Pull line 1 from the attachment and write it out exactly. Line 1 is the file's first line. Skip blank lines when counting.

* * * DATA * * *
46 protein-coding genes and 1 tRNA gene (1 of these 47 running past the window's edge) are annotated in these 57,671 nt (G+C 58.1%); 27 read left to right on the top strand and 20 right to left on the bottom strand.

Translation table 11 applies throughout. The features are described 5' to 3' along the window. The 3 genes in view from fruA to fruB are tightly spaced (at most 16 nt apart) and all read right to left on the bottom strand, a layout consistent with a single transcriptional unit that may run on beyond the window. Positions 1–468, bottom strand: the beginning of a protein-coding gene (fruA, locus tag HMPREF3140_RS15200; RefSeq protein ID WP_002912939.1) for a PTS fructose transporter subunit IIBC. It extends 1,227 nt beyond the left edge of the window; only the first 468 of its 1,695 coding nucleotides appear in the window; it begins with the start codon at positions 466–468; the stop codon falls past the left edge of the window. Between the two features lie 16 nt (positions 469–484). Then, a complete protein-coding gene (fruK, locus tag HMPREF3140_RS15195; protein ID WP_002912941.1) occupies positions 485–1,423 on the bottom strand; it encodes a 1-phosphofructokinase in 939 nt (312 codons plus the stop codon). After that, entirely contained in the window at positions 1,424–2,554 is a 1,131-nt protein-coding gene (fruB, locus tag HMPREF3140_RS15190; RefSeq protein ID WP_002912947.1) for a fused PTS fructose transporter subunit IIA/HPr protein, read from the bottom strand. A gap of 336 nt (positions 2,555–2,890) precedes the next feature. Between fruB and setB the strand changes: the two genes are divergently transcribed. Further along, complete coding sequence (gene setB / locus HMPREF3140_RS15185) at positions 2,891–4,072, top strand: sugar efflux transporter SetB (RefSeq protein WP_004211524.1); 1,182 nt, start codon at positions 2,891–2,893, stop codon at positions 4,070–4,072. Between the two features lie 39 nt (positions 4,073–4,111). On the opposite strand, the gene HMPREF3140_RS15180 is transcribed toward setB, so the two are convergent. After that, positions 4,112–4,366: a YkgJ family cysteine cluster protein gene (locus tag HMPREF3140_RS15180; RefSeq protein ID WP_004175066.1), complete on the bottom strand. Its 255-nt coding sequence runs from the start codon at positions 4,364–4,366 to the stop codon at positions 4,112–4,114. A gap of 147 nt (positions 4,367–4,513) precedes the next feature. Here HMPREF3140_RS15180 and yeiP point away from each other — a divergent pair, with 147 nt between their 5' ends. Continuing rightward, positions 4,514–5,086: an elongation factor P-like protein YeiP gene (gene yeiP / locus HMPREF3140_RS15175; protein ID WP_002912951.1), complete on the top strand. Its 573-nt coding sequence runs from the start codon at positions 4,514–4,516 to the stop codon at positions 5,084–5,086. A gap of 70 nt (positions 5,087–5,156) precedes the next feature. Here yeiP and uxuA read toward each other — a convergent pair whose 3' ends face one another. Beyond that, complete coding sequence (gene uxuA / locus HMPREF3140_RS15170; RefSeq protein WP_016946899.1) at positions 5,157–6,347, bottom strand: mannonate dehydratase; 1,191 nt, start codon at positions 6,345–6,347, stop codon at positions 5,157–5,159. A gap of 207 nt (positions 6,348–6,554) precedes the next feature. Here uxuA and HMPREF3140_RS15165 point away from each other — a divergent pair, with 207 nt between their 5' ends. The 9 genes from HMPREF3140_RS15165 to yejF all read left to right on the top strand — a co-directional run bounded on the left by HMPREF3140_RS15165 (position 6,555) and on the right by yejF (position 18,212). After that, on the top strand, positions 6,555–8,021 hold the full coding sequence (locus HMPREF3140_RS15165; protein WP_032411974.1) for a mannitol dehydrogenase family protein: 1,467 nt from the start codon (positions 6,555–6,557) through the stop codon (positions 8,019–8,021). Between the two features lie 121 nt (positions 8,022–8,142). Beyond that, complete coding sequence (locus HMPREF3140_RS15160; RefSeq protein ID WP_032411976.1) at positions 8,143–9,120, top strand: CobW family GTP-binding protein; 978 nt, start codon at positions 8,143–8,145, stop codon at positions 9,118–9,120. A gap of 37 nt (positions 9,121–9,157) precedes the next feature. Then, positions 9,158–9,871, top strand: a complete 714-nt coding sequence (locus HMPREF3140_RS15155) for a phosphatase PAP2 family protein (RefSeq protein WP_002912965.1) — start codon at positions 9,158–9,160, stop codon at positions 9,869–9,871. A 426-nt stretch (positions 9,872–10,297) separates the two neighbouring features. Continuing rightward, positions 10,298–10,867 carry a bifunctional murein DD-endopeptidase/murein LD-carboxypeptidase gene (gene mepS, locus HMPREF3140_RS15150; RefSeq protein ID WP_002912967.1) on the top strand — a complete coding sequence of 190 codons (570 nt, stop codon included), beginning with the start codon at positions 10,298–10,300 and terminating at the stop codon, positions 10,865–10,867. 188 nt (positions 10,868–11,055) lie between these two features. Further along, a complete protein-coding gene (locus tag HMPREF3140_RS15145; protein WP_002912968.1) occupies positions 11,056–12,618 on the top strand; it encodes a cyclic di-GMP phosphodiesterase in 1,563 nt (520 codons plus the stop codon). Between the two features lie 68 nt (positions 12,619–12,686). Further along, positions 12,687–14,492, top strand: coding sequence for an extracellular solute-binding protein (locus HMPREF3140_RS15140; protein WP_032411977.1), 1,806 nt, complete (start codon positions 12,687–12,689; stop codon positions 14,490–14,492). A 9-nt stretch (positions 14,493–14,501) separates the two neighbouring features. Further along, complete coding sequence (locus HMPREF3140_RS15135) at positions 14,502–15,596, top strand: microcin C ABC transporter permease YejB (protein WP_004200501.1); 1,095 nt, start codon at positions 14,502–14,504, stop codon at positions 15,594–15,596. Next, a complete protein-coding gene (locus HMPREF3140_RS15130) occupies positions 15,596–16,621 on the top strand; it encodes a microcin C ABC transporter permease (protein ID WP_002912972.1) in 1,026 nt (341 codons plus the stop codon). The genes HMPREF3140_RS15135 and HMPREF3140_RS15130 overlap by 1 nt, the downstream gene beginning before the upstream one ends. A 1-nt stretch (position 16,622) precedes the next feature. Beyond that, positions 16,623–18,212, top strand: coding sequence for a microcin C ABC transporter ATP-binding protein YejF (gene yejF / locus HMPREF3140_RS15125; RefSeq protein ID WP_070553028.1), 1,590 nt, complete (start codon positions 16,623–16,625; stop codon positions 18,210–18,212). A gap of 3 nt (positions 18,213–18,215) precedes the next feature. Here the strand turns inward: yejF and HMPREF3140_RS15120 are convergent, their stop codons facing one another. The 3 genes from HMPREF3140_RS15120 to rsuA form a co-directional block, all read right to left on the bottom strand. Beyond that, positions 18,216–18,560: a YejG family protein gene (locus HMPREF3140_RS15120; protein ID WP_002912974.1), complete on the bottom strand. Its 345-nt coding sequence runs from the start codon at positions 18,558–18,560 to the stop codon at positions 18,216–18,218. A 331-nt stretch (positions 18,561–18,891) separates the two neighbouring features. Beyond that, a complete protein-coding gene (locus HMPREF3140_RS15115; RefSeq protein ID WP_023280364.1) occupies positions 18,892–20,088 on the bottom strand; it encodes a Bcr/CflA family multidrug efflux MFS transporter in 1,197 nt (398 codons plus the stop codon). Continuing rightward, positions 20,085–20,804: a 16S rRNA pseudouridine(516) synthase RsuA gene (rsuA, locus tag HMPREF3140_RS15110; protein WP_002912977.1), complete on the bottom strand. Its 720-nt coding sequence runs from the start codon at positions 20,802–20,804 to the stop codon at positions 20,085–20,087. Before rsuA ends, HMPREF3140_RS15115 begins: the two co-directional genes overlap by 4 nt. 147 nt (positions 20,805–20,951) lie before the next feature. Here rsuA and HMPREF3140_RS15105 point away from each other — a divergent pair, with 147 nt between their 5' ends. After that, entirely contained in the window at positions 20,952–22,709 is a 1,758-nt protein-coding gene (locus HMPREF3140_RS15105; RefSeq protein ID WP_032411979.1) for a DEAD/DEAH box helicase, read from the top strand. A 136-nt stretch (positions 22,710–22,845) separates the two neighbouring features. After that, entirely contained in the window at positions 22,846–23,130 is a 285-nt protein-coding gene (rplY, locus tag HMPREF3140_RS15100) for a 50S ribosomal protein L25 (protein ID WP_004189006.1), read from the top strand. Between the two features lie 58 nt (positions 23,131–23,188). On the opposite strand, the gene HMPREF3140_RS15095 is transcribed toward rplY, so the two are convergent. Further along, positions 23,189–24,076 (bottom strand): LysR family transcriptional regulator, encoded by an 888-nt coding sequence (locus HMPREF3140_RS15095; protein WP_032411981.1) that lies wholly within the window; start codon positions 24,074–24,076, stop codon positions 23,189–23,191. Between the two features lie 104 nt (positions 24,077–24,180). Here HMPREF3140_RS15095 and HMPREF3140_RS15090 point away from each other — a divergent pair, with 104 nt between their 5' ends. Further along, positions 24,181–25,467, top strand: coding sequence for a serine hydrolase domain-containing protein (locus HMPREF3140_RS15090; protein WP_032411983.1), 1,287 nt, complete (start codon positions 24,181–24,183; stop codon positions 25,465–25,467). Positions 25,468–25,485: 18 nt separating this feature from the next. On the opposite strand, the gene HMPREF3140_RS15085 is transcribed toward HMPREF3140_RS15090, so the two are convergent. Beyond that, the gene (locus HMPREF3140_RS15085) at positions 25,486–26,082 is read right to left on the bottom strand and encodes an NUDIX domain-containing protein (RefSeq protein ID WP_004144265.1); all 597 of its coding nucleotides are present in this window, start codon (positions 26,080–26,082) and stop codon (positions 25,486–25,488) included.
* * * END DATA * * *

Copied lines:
46 protein-coding genes and 1 tRNA gene (1 of these 47 running past the window's edge) are annotated in these 57,671 nt (G+C 58.1%); 27 read left to right on the top strand and 20 right to left on the bottom strand.